For many Libyans, the death of Ambassador Stevens represented an unacceptable excess on the part of the militants. Ansar al-Shariah, is the group suspected in the killings.
About 30,000 Libyans in Benghazi poured into a square in front of the main encampment of the group, unfurled a Libyan flag and shouted “with our lives and souls, we redeem you, Benghazi!,” Al Jazeera and other news services reported. Some held signs reading “The ambassador was Libya’s friend,” and “Libya lost a friend.”
They didn’t just protest in front of the group’s headquarters. They broke in and chased the jihadis out, allegedly freeing 20 captives in the process. (“The capture of the base was celebrated elsewhere in the city by parades of cars touring the streets, honking their horns.”) Several protesters were reportedly wounded in the process. Reminds me a bit of the Awakening in Anbar province: When your “security” is being provided by jihadist mafias who are running protection rackets and killing opponents, after awhile you’re going to get fed up. Stevens’s killing (and the prospect of losing much-needed American aid) may have catalyzed a backlash, and not just in Benghazi. The AP reports that even residents in jihadist-friendly Darna are exasperated:
The anti-militia fervor in Darna is notable because the city, in the mountains along the Mediterranean coast north of Benghazi, has long had a reputation as a stronghold for Islamic extremists. During the Gadhafi era, it was the hotbed of a deadly Islamist insurgency against his regime. A significant number of the Libyan jihadists who travelled to Afghanistan and Iraq during recent wars came from Darna. During the revolt against him last year, Gadhafi’s regime warned that Darna would declare itself an Islamic Emirate and ally itself with al-Qaida…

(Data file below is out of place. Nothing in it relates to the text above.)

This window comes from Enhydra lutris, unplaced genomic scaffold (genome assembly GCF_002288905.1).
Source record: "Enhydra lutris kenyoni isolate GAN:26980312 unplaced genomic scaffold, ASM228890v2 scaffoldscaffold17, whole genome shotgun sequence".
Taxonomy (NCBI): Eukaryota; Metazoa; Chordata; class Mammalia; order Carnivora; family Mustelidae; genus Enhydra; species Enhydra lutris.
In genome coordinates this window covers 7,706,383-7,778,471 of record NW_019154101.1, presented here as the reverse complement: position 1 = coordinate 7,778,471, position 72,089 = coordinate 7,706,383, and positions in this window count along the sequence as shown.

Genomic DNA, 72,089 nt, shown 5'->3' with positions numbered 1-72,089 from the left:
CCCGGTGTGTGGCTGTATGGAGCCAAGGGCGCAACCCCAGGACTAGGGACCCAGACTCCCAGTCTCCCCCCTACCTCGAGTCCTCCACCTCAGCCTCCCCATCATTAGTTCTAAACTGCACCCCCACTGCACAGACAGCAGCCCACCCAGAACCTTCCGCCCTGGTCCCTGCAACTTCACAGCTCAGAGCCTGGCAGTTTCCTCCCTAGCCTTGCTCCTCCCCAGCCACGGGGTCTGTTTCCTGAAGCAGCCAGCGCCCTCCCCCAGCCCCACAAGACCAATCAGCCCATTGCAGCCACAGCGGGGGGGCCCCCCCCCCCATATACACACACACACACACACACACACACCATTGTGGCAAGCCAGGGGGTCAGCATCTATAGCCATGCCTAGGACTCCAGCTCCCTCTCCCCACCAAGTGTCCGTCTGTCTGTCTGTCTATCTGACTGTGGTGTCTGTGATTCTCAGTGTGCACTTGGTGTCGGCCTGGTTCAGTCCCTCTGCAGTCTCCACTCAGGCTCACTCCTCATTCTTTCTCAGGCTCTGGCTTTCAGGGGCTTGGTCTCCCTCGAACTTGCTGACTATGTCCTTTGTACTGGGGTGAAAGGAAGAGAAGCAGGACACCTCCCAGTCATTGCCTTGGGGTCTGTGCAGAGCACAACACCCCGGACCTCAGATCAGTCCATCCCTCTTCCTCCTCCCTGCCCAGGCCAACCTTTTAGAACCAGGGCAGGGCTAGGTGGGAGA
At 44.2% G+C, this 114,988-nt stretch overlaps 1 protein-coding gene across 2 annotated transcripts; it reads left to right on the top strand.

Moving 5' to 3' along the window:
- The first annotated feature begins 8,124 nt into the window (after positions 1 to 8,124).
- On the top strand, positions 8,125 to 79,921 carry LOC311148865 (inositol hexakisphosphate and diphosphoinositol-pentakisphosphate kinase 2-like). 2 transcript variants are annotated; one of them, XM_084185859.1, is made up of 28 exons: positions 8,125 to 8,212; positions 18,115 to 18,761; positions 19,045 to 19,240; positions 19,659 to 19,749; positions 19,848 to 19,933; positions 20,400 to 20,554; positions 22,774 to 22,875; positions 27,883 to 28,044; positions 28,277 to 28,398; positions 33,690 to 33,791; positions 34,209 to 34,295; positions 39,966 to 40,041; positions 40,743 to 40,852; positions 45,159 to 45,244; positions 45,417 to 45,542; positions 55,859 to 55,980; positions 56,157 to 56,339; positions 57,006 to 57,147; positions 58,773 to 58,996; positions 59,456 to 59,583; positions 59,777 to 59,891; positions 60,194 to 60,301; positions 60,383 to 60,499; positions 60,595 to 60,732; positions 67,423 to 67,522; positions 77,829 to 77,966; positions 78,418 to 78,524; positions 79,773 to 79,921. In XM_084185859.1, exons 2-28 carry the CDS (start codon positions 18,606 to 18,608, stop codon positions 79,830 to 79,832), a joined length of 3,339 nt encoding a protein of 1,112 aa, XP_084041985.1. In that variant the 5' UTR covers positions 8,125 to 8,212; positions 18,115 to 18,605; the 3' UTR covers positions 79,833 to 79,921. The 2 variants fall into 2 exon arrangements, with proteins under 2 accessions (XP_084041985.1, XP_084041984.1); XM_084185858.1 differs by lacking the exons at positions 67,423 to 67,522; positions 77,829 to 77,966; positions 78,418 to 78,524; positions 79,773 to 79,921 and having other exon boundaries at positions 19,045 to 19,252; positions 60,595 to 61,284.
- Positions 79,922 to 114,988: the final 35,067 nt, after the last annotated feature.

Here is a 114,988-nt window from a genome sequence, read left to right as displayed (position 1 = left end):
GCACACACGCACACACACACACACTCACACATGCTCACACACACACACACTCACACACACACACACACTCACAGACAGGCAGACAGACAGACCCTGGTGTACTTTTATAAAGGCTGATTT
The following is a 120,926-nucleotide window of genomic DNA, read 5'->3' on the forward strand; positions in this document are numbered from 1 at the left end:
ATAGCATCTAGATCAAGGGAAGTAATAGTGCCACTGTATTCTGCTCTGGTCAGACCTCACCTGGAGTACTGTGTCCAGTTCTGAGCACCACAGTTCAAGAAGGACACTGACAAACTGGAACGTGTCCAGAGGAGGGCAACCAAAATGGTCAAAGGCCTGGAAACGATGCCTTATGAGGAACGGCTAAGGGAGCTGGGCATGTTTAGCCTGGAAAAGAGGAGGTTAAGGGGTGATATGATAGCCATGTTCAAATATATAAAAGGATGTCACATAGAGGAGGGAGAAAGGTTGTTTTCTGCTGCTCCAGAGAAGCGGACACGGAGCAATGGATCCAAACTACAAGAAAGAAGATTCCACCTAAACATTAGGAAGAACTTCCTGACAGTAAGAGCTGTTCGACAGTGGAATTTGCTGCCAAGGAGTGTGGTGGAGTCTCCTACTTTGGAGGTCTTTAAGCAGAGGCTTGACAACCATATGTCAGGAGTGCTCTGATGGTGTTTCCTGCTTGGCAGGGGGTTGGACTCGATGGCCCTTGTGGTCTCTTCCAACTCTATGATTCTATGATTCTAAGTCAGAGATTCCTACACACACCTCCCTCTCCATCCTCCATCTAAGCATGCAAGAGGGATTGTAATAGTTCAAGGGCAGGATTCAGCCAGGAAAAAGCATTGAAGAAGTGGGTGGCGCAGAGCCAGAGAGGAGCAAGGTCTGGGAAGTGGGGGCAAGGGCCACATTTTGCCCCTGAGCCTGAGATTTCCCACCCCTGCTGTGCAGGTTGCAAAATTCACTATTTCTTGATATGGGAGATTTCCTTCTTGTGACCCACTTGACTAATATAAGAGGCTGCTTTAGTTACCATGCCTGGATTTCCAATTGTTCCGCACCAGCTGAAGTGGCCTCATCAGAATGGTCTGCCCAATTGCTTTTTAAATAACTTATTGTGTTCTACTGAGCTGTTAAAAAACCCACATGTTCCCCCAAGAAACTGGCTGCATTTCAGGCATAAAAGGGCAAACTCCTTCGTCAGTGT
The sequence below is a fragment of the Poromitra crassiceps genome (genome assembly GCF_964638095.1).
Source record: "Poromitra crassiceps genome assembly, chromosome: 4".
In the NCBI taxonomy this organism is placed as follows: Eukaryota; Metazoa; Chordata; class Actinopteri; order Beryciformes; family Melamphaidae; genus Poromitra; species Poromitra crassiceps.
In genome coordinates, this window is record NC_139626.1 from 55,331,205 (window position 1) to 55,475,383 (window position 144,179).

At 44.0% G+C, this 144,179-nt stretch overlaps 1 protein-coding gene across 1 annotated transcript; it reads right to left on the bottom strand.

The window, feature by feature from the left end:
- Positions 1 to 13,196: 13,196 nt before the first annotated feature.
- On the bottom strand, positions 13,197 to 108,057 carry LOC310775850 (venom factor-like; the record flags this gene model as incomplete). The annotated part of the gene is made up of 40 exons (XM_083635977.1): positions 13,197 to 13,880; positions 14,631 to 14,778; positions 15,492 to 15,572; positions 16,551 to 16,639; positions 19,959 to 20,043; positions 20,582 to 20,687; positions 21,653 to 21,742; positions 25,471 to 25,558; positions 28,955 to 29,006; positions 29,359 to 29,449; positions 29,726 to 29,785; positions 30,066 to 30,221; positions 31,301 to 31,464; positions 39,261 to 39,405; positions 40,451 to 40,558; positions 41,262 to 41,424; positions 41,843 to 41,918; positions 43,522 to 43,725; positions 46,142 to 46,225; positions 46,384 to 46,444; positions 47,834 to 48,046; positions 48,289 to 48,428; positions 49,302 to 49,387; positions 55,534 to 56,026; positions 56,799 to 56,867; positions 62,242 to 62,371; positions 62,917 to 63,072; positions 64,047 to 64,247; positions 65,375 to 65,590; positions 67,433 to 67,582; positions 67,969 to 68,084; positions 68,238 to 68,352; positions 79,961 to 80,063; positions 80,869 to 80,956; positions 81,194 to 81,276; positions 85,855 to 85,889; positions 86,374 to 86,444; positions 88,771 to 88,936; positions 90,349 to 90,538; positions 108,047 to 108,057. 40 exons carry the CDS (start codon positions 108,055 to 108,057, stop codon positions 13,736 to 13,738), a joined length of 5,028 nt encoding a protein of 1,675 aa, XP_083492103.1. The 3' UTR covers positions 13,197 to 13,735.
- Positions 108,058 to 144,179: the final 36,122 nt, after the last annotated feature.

“The killing of the ambassador blew up the situation. It was disastrous,” said Ayoub al-Shedwi, a young bearded Muslim preacher in Darna who says he has received multiple death threats because has spoken out against militias on a radio show he hosts. “We felt that the revolution is going in vain.”…
Leaders of tribes, which are the strongest social force in eastern Libya, have come forward to demand that the militias disband. Tribal leaders in Benghazi and Darna announced this week that members of their tribes who are militiamen will no longer have their protection in the face of anti-militia protests. That means the tribe will not avenge them if they are killed.
Among the many jihadists from Darna: Abu Sufian Qumu, the alleged ringleader of the assault on the Benghazi consulate.
Not sure if this is enough to spare Libya from efforts to cut foreign aid overseas, but it certainly gives them a leg up on Egypt and Pakistan. For your listening pleasure, two major voices in that debate: First, Rand Paul with Michael Medved, and second, Marco Rubio on the floor of the Senate.